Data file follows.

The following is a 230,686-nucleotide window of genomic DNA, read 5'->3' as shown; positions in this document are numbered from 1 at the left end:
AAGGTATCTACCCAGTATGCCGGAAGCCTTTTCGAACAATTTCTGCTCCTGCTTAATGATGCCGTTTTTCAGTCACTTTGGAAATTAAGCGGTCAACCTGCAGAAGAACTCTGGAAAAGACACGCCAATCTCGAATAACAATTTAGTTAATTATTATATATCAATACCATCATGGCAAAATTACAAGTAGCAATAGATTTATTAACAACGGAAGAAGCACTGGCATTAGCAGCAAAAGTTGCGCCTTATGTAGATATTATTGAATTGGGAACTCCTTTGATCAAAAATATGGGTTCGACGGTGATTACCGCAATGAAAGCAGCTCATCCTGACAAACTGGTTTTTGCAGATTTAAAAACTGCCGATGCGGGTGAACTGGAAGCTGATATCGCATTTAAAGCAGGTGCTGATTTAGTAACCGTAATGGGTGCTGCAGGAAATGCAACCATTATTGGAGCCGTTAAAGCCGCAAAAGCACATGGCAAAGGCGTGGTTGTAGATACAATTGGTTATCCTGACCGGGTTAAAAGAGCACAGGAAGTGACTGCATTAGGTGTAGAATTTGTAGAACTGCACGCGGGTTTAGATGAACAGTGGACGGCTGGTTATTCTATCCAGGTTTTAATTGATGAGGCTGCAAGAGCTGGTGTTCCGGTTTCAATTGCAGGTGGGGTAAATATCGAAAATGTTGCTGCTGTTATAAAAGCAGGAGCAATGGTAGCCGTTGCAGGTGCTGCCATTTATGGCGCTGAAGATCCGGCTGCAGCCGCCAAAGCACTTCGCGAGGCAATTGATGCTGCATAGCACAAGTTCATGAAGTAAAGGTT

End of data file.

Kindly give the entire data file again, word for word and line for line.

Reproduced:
The following is a 230,686-nucleotide window of genomic DNA, read 5'->3' as shown; positions in this document are numbered from 1 at the left end:
AAGGTATCTACCCAGTATGCCGGAAGCCTTTTCGAACAATTTCTGCTCCTGCTTAATGATGCCGTTTTTCAGTCACTTTGGAAATTAAGCGGTCAACCTGCAGAAGAACTCTGGAAAAGACACGCCAATCTCGAATAACAATTTAGTTAATTATTATATATCAATACCATCATGGCAAAATTACAAGTAGCAATAGATTTATTAACAACGGAAGAAGCACTGGCATTAGCAGCAAAAGTTGCGCCTTATGTAGATATTATTGAATTGGGAACTCCTTTGATCAAAAATATGGGTTCGACGGTGATTACCGCAATGAAAGCAGCTCATCCTGACAAACTGGTTTTTGCAGATTTAAAAACTGCCGATGCGGGTGAACTGGAAGCTGATATCGCATTTAAAGCAGGTGCTGATTTAGTAACCGTAATGGGTGCTGCAGGAAATGCAACCATTATTGGAGCCGTTAAAGCCGCAAAAGCACATGGCAAAGGCGTGGTTGTAGATACAATTGGTTATCCTGACCGGGTTAAAAGAGCACAGGAAGTGACTGCATTAGGTGTAGAATTTGTAGAACTGCACGCGGGTTTAGATGAACAGTGGACGGCTGGTTATTCTATCCAGGTTTTAATTGATGAGGCTGCAAGAGCTGGTGTTCCGGTTTCAATTGCAGGTGGGGTAAATATCGAAAATGTTGCTGCTGTTATAAAAGCAGGAGCAATGGTAGCCGTTGCAGGTGCTGCCATTTATGGCGCTGAAGATCCGGCTGCAGCCGCCAAAGCACTTCGCGAGGCAATTGATGCTGCATAGCACAAGTTCATGAAGTAAAGGTT